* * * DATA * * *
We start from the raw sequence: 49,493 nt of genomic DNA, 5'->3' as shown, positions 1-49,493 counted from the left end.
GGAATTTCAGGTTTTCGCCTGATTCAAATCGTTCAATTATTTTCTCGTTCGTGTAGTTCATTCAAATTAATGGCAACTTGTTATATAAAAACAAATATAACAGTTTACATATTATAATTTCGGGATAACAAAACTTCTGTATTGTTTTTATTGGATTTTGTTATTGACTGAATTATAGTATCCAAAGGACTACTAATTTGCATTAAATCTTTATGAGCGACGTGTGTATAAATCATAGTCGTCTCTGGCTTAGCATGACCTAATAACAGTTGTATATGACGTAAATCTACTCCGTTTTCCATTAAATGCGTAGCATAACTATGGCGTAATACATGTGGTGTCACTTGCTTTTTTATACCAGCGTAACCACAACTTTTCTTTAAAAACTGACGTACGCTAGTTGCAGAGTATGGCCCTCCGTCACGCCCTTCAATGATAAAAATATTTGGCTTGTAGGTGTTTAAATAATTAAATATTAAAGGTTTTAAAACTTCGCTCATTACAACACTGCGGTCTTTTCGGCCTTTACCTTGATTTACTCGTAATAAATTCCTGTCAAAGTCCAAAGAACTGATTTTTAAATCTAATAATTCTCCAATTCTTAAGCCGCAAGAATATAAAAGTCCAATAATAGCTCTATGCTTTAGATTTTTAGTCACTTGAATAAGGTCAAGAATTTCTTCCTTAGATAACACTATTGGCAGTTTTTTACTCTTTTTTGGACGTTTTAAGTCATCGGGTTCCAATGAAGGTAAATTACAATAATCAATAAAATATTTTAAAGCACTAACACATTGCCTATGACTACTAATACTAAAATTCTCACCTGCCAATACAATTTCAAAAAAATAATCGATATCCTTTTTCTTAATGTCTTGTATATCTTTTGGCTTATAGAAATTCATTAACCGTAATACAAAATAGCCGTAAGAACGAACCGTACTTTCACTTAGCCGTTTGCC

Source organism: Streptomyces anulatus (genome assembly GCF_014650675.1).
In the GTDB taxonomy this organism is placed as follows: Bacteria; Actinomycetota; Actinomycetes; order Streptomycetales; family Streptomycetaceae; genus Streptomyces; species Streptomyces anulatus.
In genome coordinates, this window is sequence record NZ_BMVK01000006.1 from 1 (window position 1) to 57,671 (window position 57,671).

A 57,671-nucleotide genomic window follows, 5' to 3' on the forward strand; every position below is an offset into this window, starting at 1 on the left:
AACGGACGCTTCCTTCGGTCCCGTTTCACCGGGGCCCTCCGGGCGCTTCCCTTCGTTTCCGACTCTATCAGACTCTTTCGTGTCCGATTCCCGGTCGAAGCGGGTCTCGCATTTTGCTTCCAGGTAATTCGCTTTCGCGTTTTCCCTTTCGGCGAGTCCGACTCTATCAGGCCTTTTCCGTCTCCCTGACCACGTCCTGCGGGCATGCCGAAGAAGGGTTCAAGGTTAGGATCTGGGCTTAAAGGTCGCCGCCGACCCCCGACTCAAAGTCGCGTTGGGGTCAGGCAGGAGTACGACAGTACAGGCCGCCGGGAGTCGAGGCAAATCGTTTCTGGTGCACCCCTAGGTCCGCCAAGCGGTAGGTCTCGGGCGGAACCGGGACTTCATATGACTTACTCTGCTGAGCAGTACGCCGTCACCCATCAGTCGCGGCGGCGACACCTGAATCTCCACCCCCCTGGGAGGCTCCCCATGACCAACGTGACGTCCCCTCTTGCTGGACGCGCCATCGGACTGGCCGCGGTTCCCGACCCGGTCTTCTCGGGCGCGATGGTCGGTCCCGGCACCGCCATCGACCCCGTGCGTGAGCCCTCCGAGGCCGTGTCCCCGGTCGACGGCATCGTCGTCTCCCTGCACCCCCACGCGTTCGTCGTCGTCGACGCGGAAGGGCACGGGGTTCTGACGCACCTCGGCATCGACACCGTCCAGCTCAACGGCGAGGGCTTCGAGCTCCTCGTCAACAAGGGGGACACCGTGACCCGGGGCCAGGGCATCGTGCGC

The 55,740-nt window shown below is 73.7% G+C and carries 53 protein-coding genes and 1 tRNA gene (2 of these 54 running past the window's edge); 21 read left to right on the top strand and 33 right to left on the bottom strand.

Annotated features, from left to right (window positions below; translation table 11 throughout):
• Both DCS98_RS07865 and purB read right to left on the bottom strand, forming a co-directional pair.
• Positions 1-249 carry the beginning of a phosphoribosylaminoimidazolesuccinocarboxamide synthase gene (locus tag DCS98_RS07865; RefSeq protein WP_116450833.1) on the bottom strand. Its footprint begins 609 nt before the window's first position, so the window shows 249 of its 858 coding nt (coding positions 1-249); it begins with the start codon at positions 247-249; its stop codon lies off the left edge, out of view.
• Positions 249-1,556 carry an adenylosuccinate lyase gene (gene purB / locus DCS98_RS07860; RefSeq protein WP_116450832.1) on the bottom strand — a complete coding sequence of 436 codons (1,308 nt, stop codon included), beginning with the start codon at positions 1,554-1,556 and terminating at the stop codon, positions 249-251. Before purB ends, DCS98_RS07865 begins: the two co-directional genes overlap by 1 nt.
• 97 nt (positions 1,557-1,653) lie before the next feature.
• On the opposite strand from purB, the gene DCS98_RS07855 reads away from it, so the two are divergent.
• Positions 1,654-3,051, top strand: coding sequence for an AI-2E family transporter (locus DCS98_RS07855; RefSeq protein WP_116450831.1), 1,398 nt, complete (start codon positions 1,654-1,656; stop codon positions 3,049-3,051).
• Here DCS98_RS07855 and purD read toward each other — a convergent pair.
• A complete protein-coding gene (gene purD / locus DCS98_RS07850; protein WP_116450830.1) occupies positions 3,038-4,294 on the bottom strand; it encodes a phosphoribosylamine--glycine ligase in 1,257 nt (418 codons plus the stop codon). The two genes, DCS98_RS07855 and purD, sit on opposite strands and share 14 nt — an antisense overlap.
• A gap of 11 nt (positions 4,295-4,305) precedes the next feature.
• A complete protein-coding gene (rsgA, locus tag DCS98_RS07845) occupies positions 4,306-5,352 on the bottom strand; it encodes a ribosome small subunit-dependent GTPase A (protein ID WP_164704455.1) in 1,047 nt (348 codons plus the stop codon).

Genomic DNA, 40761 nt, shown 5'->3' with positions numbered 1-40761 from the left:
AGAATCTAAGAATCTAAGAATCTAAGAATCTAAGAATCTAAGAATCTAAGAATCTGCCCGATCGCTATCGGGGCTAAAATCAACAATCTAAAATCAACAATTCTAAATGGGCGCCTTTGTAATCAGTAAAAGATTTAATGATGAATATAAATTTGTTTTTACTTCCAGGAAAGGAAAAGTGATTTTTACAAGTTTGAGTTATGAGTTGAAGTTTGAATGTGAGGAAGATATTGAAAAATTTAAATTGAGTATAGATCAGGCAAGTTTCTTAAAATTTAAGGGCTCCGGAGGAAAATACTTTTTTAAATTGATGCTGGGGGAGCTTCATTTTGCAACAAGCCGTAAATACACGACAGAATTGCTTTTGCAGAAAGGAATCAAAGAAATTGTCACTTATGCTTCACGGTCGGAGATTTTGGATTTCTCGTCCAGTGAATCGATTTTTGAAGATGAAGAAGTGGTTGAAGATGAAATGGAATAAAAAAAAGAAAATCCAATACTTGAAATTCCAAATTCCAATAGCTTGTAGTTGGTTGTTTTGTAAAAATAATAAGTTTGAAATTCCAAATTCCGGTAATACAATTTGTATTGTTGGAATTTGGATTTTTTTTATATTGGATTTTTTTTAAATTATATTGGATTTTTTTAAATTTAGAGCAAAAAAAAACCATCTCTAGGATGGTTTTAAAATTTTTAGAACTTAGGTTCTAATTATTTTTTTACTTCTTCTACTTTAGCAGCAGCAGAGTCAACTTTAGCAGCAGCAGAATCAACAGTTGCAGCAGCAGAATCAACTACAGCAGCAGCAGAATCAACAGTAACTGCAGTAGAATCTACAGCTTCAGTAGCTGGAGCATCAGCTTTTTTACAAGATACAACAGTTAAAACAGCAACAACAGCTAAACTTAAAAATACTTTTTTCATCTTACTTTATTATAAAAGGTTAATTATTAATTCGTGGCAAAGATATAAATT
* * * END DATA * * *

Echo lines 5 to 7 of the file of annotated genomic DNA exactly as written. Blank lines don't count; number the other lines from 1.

In genome coordinates, this window is sequence record NZ_BMVK01000006.1 from 1 (window position 1) to 57,671 (window position 57,671).

A 57,671-nucleotide genomic window follows, 5' to 3' on the forward strand; every position below is an offset into this window, starting at 1 on the left:
AACGGACGCTTCCTTCGGTCCCGTTTCACCGGGGCCCTCCGGGCGCTTCCCTTCGTTTCCGACTCTATCAGACTCTTTCGTGTCCGATTCCCGGTCGAAGCGGGTCTCGCATTTTGCTTCCAGGTAATTCGCTTTCGCGTTTTCCCTTTCGGCGAGTCCGACTCTATCAGGCCTTTTCCGTCTCCCTGACCACGTCCTGCGGGCATGCCGAAGAAGGGTTCAAGGTTAGGATCTGGGCTTAAAGGTCGCCGCCGACCCCCGACTCAAAGTCGCGTTGGGGTCAGGCAGGAGTACGACAGTACAGGCCGCCGGGAGTCGAGGCAAATCGTTTCTGGTGCACCCCTAGGTCCGCCAAGCGGTAGGTCTCGGGCGGAACCGGGACTTCATATGACTTACTCTGCTGAGCAGTACGCCGTCACCCATCAGTCGCGGCGGCGACACCTGAATCTCCACCCCCCTGGGAGGCTCCCCATGACCAACGTGACGTCCCCTCTTGCTGGACGCGCCATCGGACTGGCCGCGGTTCCCGACCCGGTCTTCTCGGGCGCGATGGTCGGTCCCGGCACCGCCATCGACCCCGTGCGTGAGCCCTCCGAGGCCGTGTCCCCGGTCGACGGCATCGTCGTCTCCCTGCACCCCCACGCGTTCGTCGTCGTCGACGCGGAAGGGCACGGGGTTCTGACGCACCTCGGCATCGACACCGTCCAGCTCAACGGCGAGGGCTTCGAGCTCCTCGTCAACAAGGGGGACACCGTGACCCGGGGCCAGGGCATCGTGCGC